|Publication number||US7524082 B2|
|Application number||US 11/675,798|
|Publication date||Apr 28, 2009|
|Filing date||Feb 16, 2007|
|Priority date||Feb 16, 2007|
|Also published as||US20080198618|
|Publication number||11675798, 675798, US 7524082 B2, US 7524082B2, US-B2-7524082, US7524082 B2, US7524082B2|
|Inventors||Todd Michael North|
|Original Assignee||Todd Michael North|
|Export Citation||BiBTeX, EndNote, RefMan|
|Patent Citations (38), Referenced by (14), Classifications (9), Legal Events (2)|
|External Links: USPTO, USPTO Assignment, Espacenet|
1. Field of the Invention
This invention relates generally to cables for transferring data.
2. Description of the Related Art
Most computer networks include computers in communication with each other through networking cables. The cables can be of many different types, such as coaxial and Ethernet cables, and generally include a waveguide with cable connectors at opposed ends. In a typical setup, a large number of networking cables are grouped together in a bundle and extend for long distances through a building so that the opposing cable connectors are away from each other. The networking cables often extend in such a way that it is difficult to identify which cable connectors belong to which waveguide. The identifying of cable connectors is often referred to as cable tracing.
There are several methods used in cable tracing. One method involves flowing an electrical test signal with a toner through a cable connector at one end of the bundle and detecting it with a sound sensor connected to a cable connector at the opposed end of the bundle. The sound sensor receives the electrical test signal and converts it to a corresponding sound signal when the toner and sound sensor are connected to opposed cable connectors of the same waveguide. However, a person generally uses trial and error by connecting the sound sensor to the different cable connectors at the opposed end of the bundle until the sound signal is detected. This method of cable tracing is tedious and time consuming, and sometimes the electrical test signal is not strong enough to cause the sound sensor to emit sound.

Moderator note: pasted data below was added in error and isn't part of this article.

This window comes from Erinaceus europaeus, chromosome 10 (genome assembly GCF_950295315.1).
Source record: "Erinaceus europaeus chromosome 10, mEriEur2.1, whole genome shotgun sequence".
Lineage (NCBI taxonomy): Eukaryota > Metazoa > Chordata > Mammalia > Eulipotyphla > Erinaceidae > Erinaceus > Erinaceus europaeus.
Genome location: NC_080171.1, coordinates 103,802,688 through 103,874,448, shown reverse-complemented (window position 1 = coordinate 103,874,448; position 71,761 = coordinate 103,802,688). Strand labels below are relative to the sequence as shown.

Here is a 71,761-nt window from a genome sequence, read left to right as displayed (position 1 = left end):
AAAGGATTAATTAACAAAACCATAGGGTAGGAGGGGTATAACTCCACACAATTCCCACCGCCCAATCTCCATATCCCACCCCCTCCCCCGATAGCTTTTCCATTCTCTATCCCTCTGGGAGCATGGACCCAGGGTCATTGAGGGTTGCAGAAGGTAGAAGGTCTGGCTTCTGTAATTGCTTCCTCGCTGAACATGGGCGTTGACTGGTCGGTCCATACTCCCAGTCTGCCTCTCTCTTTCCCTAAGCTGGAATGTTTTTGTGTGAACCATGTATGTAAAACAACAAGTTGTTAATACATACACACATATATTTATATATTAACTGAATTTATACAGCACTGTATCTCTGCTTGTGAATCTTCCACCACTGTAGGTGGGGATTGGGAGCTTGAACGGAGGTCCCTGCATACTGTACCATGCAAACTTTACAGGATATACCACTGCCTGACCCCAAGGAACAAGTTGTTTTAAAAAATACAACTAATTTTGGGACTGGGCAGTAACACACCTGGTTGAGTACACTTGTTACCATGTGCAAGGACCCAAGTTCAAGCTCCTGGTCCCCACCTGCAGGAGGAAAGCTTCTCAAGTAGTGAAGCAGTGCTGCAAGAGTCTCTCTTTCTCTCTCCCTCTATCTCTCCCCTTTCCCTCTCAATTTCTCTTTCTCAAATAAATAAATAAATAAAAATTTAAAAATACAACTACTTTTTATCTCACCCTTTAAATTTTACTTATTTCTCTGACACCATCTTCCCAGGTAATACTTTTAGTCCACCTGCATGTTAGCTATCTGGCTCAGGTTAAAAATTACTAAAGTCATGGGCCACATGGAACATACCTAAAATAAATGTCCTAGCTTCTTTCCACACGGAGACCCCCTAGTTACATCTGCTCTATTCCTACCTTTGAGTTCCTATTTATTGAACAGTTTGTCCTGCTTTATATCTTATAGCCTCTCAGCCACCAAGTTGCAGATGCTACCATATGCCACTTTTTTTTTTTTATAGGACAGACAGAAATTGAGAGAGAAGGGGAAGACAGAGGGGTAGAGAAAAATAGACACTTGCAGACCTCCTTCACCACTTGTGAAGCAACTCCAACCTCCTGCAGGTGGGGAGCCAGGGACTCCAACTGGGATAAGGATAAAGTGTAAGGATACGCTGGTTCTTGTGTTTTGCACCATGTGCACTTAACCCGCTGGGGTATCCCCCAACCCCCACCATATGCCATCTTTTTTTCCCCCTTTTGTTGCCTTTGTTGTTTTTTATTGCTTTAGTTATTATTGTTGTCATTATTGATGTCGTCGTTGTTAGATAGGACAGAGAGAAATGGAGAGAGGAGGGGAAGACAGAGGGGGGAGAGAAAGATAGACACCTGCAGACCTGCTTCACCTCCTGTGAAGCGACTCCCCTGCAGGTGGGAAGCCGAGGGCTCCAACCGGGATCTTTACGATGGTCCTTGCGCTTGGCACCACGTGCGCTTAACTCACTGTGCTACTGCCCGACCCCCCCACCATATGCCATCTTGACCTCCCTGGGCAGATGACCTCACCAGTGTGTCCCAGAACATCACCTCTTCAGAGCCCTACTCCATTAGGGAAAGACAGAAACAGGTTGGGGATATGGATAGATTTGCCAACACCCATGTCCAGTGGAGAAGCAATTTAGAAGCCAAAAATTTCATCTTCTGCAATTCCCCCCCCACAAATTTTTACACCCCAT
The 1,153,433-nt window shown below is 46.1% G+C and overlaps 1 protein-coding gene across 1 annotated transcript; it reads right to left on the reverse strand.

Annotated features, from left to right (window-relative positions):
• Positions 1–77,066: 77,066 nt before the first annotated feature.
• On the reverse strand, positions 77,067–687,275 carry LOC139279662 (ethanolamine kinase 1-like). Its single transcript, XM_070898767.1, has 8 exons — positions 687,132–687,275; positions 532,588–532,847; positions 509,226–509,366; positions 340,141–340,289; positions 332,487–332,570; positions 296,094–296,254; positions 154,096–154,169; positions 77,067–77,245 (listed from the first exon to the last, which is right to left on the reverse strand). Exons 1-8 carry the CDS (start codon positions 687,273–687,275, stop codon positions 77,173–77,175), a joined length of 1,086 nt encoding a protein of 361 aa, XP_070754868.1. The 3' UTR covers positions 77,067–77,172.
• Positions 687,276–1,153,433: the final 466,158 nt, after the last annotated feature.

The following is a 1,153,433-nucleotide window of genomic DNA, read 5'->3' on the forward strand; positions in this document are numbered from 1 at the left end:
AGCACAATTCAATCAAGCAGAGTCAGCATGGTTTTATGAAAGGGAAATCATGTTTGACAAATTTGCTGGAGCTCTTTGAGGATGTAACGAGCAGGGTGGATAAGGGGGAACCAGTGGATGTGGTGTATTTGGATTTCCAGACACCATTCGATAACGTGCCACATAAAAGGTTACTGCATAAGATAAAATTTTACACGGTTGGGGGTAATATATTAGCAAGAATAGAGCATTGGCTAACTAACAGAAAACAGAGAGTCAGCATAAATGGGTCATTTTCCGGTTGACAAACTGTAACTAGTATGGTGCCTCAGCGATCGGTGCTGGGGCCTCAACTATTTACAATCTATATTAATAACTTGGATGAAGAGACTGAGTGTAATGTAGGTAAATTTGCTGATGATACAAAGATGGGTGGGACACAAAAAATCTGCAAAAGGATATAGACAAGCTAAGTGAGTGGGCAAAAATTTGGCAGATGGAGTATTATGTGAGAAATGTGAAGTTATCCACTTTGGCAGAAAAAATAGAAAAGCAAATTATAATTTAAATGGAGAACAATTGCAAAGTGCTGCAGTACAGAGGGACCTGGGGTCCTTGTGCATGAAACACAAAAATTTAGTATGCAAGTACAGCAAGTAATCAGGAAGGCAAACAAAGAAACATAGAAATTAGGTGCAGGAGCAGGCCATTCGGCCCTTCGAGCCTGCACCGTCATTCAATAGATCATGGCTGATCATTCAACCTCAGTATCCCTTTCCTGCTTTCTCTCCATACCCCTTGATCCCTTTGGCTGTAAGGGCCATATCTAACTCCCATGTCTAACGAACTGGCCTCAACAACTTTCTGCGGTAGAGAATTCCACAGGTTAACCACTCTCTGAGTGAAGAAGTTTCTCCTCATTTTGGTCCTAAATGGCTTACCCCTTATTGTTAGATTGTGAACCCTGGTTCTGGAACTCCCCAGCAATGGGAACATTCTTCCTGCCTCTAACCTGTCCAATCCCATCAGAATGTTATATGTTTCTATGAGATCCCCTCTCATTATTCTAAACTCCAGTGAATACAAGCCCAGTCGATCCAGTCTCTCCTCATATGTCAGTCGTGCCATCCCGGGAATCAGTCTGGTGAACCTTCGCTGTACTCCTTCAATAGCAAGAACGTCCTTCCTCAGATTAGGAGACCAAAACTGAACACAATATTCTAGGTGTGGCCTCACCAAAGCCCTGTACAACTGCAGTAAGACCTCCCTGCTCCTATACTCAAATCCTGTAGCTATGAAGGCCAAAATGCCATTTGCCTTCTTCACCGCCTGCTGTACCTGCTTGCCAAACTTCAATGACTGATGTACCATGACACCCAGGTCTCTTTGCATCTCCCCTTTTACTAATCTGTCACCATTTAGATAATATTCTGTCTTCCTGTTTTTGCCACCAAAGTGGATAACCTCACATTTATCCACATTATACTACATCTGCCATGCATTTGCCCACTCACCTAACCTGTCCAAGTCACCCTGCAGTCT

Another method of cable tracing involves including light emitters with the cable connectors at the opposed ends of the waveguide. Light emitter connectors are also positioned at the opposed ends of the waveguide and operatively coupled with the light emitters. Cables that include light emitters are disclosed in U.S. Pat. Nos. 6,975,242 and 6,577,243 by Dannenmann et al. When a potential difference is provided to a light emitter connector, the light emitters operatively coupled therewith emit light to indicate which cable connectors are attached to the same waveguide. However, the light emitters are positioned at the cable connectors, which makes it difficult to identify the corresponding waveguide in between. Further, since the light emitters are positioned at the cable connectors, it is also difficult to reduce the length of the waveguide without removing a light emitter. Removing a light emitter in the cables disclosed by Dannenmann reduces the ability to trace the cable.